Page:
Rare Earth Elements

Rare Earth Elements

The Rare Earth Elements (REE) are a series of 17 chemically similar metals, consisting of the 15 elements known as the lanthanides, plus yttrium and scandium.  REE metals and oxides are of value due to their unique magnetic, chemical and luminescent properties.

Throughout the industry REE are normally expressed in terms of rare earth oxides (REO) and often classified into three groups: Light, Medium and Heavy.

The rare earths with their atomic weights and symbols are shown in the table to the right – Table 01.

REEs are critical minor constituents for many advanced materials that are essential inputs to the manufacture of items such as hybrid vehicles, mobile telephones, computers, televisions, energy efficient lights and mag-lev trains. Although rare earths have a relatively high unit value, the impact of their cost in most applications has little impact on the selling price of the final item.

There are no effective substitutes for the REEs.  Furthermore, as they are generally present in minute concentrations they are not often recycled.  It is for these reasons that rare earths are considered critical materials.  Some of the major applications for rare earths are given in table 02 below.

Scandium (Sc) is the most effective strengthening additive for aluminum alloys.  Although there a number of niche applications for Sc, there is currently limited demand because there is almost no sustainable supply and the cost is prohibitive.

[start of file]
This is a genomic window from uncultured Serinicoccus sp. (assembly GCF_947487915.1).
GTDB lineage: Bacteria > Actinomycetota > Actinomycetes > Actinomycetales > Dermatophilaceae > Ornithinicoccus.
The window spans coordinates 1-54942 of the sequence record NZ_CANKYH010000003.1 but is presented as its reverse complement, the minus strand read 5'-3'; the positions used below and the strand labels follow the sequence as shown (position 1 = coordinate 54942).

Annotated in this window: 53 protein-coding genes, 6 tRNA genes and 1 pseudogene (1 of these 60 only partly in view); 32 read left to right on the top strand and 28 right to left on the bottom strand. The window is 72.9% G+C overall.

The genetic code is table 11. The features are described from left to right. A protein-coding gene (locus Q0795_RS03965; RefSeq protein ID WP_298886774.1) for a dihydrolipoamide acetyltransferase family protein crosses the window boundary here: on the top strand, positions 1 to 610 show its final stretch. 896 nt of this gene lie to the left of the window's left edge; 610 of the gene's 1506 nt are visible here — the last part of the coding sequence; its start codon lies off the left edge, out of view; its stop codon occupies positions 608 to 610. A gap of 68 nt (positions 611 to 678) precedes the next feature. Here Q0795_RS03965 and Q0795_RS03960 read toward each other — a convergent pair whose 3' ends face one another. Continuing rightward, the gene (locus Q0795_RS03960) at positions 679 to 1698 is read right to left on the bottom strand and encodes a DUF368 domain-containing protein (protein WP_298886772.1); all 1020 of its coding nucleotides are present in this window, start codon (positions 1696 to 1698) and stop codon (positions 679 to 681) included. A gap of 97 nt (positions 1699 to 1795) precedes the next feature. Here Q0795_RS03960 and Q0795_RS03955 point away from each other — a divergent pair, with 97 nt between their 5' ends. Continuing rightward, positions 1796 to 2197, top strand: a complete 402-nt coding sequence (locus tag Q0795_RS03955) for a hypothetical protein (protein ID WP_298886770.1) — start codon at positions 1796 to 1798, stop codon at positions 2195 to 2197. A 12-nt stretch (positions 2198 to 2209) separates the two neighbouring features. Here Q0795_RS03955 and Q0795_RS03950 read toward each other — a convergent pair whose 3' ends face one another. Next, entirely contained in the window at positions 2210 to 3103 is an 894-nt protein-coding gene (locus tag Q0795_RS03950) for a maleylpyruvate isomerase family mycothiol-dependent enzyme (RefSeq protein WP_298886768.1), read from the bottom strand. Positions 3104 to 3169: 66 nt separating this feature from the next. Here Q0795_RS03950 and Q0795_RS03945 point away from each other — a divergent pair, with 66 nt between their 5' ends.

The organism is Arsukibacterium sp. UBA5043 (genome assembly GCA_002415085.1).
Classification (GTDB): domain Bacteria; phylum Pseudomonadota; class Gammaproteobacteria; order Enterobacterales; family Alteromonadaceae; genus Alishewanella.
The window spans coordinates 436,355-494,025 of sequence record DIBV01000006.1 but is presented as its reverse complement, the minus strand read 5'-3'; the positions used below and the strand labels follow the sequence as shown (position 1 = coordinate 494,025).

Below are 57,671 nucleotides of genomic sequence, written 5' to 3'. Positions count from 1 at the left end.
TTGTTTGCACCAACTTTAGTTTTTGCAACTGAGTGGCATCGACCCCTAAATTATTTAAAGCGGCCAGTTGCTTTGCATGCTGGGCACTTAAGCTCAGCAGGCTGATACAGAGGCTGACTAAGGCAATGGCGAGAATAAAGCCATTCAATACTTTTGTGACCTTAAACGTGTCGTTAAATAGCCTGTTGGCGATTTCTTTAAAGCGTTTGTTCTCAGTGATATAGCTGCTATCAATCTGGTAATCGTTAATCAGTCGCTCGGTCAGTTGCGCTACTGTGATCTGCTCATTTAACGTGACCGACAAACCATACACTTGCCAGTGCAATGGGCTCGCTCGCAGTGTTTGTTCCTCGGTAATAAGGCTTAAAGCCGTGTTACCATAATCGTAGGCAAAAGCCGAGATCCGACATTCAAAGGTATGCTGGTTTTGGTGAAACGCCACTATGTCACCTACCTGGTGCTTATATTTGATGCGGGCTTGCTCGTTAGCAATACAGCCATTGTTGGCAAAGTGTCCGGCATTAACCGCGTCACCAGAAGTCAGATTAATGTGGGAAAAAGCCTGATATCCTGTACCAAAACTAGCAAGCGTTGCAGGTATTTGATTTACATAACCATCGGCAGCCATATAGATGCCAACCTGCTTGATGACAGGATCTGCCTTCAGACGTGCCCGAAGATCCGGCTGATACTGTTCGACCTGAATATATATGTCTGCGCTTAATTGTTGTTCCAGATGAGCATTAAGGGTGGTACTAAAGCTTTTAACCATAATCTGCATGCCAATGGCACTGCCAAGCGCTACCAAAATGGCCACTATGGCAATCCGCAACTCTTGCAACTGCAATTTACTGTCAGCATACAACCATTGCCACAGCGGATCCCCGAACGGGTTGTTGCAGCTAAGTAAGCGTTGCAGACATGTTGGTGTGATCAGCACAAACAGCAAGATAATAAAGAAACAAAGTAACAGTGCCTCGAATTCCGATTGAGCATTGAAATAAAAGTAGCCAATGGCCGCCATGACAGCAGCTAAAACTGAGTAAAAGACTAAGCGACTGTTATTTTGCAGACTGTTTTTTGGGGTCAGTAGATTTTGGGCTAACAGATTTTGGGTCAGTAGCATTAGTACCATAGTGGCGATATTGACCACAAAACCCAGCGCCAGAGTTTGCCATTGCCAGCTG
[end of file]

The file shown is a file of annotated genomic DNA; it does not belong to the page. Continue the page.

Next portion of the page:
Future demand for REE for the coming Electric Vehicle (EV) revolution, holds the potential for large increases in REE demand as shown in table 04 below.  This potential increase in demand for REE’s is very large and exceeded only by the potential demand for Lithium and Cobalt necessary for EV batteries.

Table 01 - “The Rare Earths Industry in 2016”, Professor Dudley J. Kingsnorth, Curtin Graduate School of Business, Industrial Minerals Company of Australia.

Emerging applications for REE’s, including Sc, include Hydrogen Alloys, RE-Mg Alloys, and RE-Al Alloys.  As shown in table 03 below, these new applications for REE’s are projected to have the highest growth rate for all REE’s.

Click on table to enlarge.

Table 02 - “The Rare Earths Industry in 2016”, Professor Dudley J. Kingsnorth, Curtin Graduate School of Business, Industrial Minerals Company of Australia.

Click on table to enlarge.

Table 03 - “The Rare Earths Industry in 2016”, Professor Dudley J. Kingsnorth, Curtin Graduate School of Business, Industrial Minerals Company of Australia.

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